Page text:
Google targeted for support of ALEC, an anti-clean energy group

With a campaign called “Don’t Fund Evil,” a coalition of environmental and public-advocacy organizations has urged Google to sever ties with a think tank that among other things is working against the government’s clean-energy regulations.

The Sierra Club, Forecast the Facts, the Center for Media and Democracy and others are blasting the tech giant’s support of the American Legislative Exchange Council (ALEC) for what they call the group’s “reckless policies.”

“Google should Google ALEC’s agenda. Funding right-wing extremists at ALEC is a guaranteed way for Google to undermine its own admirable clean-energy goals. It’s like building a new house only to set it on fire after defunding the fire department,” Michael Brune, executive director of the Sierra Club, said in a press release.

The coalition’s delivery of more than 230,000 petition signatures to Google representatives coincides with this week’s ALEC’s annual policy summit. (Among the topics for discussion at the summit: ALEC is pushing for legislation to penalize homeowners for installing solar panels, the Guardian reported this week.) The Center for Media and Democracy, Forecast the Facts and others protested Thursday outside the ALEC summit in Washington, D.C., according to Trey Pollard of the Sierra Club.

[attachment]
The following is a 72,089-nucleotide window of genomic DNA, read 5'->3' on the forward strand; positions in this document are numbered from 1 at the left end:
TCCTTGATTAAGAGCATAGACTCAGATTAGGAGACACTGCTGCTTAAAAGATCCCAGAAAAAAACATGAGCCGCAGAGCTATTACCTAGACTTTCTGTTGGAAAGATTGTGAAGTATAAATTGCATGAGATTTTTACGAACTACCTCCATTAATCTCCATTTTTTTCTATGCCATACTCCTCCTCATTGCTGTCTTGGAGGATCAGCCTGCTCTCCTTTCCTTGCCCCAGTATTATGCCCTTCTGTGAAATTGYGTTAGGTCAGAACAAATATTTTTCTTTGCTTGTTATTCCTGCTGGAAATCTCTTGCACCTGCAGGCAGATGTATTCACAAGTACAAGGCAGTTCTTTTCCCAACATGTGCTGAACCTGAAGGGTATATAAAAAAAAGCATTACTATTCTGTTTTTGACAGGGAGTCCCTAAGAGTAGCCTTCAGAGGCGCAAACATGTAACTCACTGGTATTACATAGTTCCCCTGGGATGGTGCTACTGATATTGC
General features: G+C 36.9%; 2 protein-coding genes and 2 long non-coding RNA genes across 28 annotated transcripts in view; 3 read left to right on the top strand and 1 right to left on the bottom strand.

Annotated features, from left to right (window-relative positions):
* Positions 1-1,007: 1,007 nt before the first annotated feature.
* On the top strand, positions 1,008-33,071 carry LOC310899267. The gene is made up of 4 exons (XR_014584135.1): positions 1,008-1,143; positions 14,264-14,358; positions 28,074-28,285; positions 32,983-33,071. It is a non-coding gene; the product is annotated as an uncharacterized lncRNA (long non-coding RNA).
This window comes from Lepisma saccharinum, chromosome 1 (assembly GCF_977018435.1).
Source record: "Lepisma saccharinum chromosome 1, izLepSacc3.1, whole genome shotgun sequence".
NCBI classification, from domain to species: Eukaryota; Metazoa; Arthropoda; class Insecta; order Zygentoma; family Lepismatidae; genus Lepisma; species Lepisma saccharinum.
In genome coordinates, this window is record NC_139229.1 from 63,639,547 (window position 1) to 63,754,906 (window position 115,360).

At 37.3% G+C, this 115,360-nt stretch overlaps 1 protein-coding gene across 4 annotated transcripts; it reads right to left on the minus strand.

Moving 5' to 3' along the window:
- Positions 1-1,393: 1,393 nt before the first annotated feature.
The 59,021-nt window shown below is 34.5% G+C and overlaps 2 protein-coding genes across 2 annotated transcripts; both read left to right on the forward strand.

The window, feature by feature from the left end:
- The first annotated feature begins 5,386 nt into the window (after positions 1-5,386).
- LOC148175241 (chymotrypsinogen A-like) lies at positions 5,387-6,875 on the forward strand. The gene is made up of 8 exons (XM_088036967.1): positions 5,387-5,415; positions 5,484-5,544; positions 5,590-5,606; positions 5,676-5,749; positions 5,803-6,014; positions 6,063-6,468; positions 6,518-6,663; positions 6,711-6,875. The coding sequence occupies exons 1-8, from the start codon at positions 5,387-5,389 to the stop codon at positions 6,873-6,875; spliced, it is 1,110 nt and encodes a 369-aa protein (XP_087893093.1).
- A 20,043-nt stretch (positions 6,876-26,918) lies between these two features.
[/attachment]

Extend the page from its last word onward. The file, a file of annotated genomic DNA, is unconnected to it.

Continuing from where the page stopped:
Google has not yet responded to our request for comment. On its transparency page for public policy, the company says: “Google’s sponsorship or collaboration with a third party organization doesn’t mean that we endorse the organizations’ entire agenda, its events or advocacy positions nor the views of its leaders or members.”

The Center for Media and Democracy recently studied Google’s increasing support of right-wing groups. One of the groups the company funded over the past year is Heritage Action, which was one of the forces behind this year’s government shutdown over the Affordable Care Act.

Earlier this year, FWD.us, the political action committee founded by Facebook’s Mark Zuckerberg, was also targeted by green groups such as Credo. The PAC funded ads for a couple of politicians, one of whom supported the construction of the Keystone XL oil pipeline.

 

Photo of Google headquarters in Mountain View by Ryan Anson/AFP/Getty Images

Levi Sumagaysay Levi Sumagaysay (4126 Posts)

Levi Sumagaysay is editor of the combined SiliconBeat and Good Morning Silicon Valley. She also helps take care of SiliconValley.com, the Mercury News tech website. Email: lsumagaysay@bayareanewsgroup.com